Russell Brown /
10.01.2010 02:43 PM
Personal safety

Every activity carries its own risks, but at the work place, the employer is responsible for keeping workers safe. While some tasks are more risky than others, such as climbing towers, there are ways to minimize these risks. Sometimes that entails attending a class, reading a book or just using the right equipment. But the best way is to always be aware of your surroundings and to take the time to be safe. Following are some safety tips that apply to the broadcast industry.

Tower safety

While you can learn tower safety from the veterans, the best way is to attend a tower climbing safety class. There are many such classes, as well as rescue classes, offered around the country that will help to keep you safe, that is, if you follow the guidelines they give you. The classes usually take from one to three days, and some offer certification. While there is no government-issued license or certification, these schools offers their own, so the school must be recognized as being qualified to train personnel in this field. Check to see if the school you pick is recognized by or affiliated with the Occupational Safety and Health Administration (OSHA), National Association of Tower Erectors (NATE, which offers an excellent book on tower climbing safety on its website) or the FCC. Many tower sites will require you to have a certification from a recognized school before they allow you to climb.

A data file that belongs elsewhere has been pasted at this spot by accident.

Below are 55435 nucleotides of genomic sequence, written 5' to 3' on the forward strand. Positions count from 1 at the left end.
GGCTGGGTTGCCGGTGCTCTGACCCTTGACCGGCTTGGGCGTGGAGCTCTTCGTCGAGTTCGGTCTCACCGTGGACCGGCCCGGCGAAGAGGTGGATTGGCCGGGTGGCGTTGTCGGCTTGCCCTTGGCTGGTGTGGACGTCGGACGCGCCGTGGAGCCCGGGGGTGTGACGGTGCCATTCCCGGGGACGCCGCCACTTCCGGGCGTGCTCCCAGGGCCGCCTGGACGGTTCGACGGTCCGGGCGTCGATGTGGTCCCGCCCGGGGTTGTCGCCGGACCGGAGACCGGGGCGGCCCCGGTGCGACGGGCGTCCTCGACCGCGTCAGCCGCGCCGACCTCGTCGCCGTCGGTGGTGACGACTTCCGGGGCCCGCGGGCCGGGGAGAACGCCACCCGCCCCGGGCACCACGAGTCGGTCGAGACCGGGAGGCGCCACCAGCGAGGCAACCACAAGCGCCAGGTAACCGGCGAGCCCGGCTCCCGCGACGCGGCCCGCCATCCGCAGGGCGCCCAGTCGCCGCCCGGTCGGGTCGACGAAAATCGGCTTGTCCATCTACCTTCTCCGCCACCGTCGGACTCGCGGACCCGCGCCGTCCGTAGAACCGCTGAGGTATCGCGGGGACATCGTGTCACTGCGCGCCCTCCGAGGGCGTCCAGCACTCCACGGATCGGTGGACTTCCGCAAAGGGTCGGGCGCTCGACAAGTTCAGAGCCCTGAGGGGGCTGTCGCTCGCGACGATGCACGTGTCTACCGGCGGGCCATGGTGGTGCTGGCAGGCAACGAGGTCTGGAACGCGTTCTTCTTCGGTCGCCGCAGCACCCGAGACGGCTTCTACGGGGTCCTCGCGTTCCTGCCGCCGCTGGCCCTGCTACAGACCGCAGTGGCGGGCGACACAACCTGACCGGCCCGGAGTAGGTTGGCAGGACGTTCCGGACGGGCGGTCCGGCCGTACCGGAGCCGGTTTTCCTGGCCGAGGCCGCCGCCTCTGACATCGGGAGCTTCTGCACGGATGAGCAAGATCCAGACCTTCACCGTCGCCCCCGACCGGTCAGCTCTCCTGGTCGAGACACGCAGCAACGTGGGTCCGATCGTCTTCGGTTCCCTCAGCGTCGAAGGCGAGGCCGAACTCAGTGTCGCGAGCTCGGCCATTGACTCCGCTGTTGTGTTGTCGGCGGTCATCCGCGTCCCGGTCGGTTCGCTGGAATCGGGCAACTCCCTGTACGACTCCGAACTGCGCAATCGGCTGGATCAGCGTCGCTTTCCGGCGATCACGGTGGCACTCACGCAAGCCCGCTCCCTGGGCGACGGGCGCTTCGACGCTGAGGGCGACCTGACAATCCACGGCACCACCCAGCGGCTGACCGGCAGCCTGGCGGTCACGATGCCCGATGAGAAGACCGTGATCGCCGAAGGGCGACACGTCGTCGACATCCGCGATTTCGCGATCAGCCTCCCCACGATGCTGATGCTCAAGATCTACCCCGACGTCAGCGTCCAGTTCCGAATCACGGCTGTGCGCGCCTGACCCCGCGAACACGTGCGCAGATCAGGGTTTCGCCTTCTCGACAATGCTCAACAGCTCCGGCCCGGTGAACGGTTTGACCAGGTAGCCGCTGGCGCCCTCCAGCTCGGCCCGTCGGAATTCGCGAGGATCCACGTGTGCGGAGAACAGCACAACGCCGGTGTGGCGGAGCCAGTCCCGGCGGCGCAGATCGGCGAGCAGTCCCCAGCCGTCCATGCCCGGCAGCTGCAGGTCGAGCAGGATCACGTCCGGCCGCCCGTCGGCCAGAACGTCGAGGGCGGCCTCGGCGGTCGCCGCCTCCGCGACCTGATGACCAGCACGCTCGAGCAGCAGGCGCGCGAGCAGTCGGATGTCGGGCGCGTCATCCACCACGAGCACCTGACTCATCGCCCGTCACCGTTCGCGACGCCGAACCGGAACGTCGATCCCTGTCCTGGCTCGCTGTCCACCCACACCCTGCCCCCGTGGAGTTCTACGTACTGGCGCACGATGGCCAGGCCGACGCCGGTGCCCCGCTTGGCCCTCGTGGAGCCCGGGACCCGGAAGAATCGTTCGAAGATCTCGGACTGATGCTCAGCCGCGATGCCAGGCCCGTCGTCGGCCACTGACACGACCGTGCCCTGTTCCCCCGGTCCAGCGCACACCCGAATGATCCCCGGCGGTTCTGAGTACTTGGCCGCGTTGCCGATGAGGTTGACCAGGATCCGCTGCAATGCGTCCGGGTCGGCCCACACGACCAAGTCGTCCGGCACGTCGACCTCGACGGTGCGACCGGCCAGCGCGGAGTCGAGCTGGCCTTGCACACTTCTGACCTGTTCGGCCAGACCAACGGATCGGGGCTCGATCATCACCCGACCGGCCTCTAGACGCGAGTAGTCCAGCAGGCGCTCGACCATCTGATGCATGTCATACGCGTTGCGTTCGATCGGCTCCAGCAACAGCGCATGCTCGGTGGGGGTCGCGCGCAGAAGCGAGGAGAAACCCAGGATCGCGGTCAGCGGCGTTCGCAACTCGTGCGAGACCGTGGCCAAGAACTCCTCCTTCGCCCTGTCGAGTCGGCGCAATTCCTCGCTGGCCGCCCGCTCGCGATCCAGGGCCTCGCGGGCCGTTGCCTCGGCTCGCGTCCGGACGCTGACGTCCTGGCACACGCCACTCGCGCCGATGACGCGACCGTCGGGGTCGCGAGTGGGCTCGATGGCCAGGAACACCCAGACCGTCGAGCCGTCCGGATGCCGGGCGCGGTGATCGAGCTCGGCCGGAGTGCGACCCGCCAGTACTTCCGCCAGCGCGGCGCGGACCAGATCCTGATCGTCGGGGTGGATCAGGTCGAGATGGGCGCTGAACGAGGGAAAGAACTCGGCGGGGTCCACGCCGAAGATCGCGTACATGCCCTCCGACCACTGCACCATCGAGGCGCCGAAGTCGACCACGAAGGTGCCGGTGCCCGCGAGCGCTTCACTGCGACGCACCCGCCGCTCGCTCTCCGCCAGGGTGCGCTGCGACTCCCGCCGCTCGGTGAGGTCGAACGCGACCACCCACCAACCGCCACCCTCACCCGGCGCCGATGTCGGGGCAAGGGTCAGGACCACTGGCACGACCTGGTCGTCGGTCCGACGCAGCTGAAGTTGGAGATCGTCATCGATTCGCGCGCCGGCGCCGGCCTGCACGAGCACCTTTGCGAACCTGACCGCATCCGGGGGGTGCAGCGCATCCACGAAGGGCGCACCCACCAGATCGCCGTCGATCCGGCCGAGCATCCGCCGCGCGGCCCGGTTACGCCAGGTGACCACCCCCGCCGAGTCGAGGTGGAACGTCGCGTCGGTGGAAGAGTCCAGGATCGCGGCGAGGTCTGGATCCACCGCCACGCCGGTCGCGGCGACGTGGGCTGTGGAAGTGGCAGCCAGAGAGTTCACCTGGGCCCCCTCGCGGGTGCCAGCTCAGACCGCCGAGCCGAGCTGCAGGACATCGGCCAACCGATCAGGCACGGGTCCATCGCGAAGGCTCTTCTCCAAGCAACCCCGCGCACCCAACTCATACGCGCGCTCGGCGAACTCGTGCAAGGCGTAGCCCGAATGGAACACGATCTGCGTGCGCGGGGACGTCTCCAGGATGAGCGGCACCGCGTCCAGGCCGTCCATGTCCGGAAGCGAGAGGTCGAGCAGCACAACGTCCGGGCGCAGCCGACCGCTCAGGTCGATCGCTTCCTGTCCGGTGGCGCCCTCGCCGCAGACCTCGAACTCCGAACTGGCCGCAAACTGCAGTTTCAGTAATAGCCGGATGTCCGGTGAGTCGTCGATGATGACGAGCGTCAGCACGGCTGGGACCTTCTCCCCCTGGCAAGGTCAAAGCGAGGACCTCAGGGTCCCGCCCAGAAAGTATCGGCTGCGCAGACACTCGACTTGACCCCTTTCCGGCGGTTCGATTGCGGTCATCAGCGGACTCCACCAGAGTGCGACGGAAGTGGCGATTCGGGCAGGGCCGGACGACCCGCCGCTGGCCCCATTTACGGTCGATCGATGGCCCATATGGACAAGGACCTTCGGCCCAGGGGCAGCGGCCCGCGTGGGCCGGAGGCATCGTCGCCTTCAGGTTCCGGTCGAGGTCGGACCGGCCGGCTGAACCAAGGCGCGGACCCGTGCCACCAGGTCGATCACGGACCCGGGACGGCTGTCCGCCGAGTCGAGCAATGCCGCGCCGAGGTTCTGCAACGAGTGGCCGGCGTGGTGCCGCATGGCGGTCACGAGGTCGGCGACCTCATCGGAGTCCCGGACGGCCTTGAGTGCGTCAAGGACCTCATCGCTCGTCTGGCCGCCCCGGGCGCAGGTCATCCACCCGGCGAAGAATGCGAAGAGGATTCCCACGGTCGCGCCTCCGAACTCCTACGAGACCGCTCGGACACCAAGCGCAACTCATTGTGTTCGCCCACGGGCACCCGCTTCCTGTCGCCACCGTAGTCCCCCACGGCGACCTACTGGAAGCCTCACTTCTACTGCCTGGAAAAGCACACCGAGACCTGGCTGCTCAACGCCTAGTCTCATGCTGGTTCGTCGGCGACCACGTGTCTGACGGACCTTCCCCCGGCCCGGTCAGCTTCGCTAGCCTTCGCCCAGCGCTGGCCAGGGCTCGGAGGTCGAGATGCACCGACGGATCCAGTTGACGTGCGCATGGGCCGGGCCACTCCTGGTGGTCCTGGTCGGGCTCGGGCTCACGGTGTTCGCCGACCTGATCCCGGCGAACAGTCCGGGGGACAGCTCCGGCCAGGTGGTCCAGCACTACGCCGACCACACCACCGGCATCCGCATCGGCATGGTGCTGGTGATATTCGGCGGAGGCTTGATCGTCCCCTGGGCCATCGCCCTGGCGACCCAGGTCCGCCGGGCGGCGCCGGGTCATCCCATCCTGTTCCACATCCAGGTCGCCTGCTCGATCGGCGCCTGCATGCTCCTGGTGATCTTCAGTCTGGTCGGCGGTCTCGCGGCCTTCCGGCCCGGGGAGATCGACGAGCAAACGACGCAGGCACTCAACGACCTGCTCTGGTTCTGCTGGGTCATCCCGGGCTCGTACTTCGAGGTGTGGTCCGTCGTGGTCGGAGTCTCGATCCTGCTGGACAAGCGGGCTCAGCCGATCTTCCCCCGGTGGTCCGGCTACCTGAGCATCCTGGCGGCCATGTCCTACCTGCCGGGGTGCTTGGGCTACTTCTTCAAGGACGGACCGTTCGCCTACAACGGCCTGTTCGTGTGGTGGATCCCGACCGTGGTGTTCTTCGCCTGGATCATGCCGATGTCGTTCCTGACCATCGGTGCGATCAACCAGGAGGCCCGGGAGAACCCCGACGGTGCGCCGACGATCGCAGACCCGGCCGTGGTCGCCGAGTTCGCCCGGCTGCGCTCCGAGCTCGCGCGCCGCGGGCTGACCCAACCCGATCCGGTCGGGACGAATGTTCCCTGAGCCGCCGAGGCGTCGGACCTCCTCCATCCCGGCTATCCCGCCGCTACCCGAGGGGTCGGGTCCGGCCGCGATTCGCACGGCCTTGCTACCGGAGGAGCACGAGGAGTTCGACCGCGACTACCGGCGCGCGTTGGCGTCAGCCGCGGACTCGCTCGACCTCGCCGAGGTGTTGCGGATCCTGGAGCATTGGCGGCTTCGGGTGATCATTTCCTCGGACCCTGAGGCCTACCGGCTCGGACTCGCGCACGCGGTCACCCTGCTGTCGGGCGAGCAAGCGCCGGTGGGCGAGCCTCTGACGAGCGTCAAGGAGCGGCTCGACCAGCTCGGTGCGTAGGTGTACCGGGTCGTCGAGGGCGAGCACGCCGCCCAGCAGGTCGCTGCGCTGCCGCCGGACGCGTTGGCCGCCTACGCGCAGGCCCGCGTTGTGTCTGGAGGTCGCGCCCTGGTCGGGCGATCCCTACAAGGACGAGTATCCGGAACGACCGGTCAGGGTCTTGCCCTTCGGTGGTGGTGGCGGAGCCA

The main point is that people must use what they have learned. All the training in the world won’t matter if it’s not applied. Compared with the past, tower climbing is much safer today with all the safety equipment and training offered, but deaths still occur; there have been eight so far this year. Once on a tower, a climber’s safety is up to him.

Safety on the ground

Just working on the ground can be hazardous if you don’t take precautions. While working in a room full of waveguides and combiners, I had to lower my head to pass under a transmission line. It was the fifth and final time of the day, but I missed this time and walked right into a flange. Five staples and a $3000 emergency room bill later, I learned my lesson. I now wear a hard hat, and not the usual one; this is a Petzl with a chinstrap, the kind they use for tower work and rock climbing. It stays securely on my head and still allows me to access confined spaces. (See Figure 1.)

It’s situations like the one above that warrant the use of hard hats on the job. It won’t protect you from a heavy object falling, but it will keep you from getting your head banged up. Even climbing a 6ft ladder you can run right into a sprinkler head. Without a hard hat, that bump might cause you to lose your balance. OSHA calls for fall protection at any height above 4ft, and that’s about how high you can go on a 6ft ladder, if you don’t use the top two steps.

Anytime you’re going into a confined space or going up any ladder, it’s best to wear a hard hat and gloves. Those gloves will let you hang on longer and tighter if you need to grab a handhold, rope or anything else to keep you from falling. These all sound like common sense ideas, and they are, but too many of us don’t always follow our common sense and wind up getting hurt.

Safety equipment